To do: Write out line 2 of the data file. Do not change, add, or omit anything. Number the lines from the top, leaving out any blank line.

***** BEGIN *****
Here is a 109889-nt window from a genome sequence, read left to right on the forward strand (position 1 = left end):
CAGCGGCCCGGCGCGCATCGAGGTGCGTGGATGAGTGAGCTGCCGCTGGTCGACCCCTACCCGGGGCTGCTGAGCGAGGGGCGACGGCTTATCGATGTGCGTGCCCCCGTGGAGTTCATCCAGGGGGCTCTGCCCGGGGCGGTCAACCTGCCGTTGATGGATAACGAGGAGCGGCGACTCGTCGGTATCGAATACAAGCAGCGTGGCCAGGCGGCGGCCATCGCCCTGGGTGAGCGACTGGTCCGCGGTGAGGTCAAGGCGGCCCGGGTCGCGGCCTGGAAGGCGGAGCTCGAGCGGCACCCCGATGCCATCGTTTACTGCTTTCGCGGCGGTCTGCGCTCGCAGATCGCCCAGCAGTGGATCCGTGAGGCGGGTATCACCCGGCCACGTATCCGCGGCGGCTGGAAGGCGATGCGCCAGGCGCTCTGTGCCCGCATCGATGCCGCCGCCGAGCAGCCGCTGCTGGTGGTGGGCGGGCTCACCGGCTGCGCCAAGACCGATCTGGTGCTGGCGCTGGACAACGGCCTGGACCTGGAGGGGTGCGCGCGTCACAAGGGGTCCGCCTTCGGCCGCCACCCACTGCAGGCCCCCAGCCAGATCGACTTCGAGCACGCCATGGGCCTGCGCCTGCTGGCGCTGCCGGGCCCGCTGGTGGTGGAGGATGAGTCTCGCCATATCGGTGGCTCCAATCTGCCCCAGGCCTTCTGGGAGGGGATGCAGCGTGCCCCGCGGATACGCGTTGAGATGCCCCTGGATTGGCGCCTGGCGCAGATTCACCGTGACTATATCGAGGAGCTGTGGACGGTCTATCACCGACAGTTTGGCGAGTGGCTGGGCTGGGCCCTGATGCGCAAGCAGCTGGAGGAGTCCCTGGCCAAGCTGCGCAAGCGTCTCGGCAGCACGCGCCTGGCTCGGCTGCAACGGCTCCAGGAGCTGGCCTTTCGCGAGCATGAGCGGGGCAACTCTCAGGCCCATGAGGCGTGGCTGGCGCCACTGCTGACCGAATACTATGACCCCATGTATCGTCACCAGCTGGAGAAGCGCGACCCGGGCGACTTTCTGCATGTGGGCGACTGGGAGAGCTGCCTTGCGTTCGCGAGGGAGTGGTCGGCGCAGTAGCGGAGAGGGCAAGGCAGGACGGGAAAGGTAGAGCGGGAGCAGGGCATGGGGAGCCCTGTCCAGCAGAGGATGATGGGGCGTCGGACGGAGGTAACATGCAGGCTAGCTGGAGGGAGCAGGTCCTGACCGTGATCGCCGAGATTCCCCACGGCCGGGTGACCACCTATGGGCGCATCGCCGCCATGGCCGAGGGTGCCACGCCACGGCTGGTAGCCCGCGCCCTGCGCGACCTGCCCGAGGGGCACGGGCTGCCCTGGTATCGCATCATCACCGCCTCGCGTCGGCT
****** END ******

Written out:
CAGCGGCCCGGCGCGCATCGAGGTGCGTGGATGAGTGAGCTGCCGCTGGTCGACCCCTACCCGGGGCTGCTGAGCGAGGGGCGACGGCTTATCGATGTGCGTGCCCCCGTGGAGTTCATCCAGGGGGCTCTGCCCGGGGCGGTCAACCTGCCGTTGATGGATAACGAGGAGCGGCGACTCGTCGGTATCGAATACAAGCAGCGTGGCCAGGCGGCGGCCATCGCCCTGGGTGAGCGACTGGTCCGCGGTGAGGTCAAGGCGGCCCGGGTCGCGGCCTGGAAGGCGGAGCTCGAGCGGCACCCCGATGCCATCGTTTACTGCTTTCGCGGCGGTCTGCGCTCGCAGATCGCCCAGCAGTGGATCCGTGAGGCGGGTATCACCCGGCCACGTATCCGCGGCGGCTGGAAGGCGATGCGCCAGGCGCTCTGTGCCCGCATCGATGCCGCCGCCGAGCAGCCGCTGCTGGTGGTGGGCGGGCTCACCGGCTGCGCCAAGACCGATCTGGTGCTGGCGCTGGACAACGGCCTGGACCTGGAGGGGTGCGCGCGTCACAAGGGGTCCGCCTTCGGCCGCCACCCACTGCAGGCCCCCAGCCAGATCGACTTCGAGCACGCCATGGGCCTGCGCCTGCTGGCGCTGCCGGGCCCGCTGGTGGTGGAGGATGAGTCTCGCCATATCGGTGGCTCCAATCTGCCCCAGGCCTTCTGGGAGGGGATGCAGCGTGCCCCGCGGATACGCGTTGAGATGCCCCTGGATTGGCGCCTGGCGCAGATTCACCGTGACTATATCGAGGAGCTGTGGACGGTCTATCACCGACAGTTTGGCGAGTGGCTGGGCTGGGCCCTGATGCGCAAGCAGCTGGAGGAGTCCCTGGCCAAGCTGCGCAAGCGTCTCGGCAGCACGCGCCTGGCTCGGCTGCAACGGCTCCAGGAGCTGGCCTTTCGCGAGCATGAGCGGGGCAACTCTCAGGCCCATGAGGCGTGGCTGGCGCCACTGCTGACCGAATACTATGACCCCATGTATCGTCACCAGCTGGAGAAGCGCGACCCGGGCGACTTTCTGCATGTGGGCGACTGGGAGAGCTGCCTTGCGTTCGCGAGGGAGTGGTCGGCGCAGTAGCGGAGAGGGCAAGGCAGGACGGGAAAGGTAGAGCGGGAGCAGGGCATGGGGAGCCCTGTCCAGCAGAGGATGATGGGGCGTCGGACGGAGGTAACATGCAGGCTAGCTGGAGGGAGCAGGTCCTGACCGTGATCGCCGAGATTCCCCACGGCCGGGTGACCACCTATGGGCGCATCGCCGCCATGGCCGAGGGTGCCACGCCACGGCTGGTAGCCCGCGCCCTGCGCGACCTGCCCGAGGGGCACGGGCTGCCCTGGTATCGCATCATCACCGCCTCGCGTCGGCT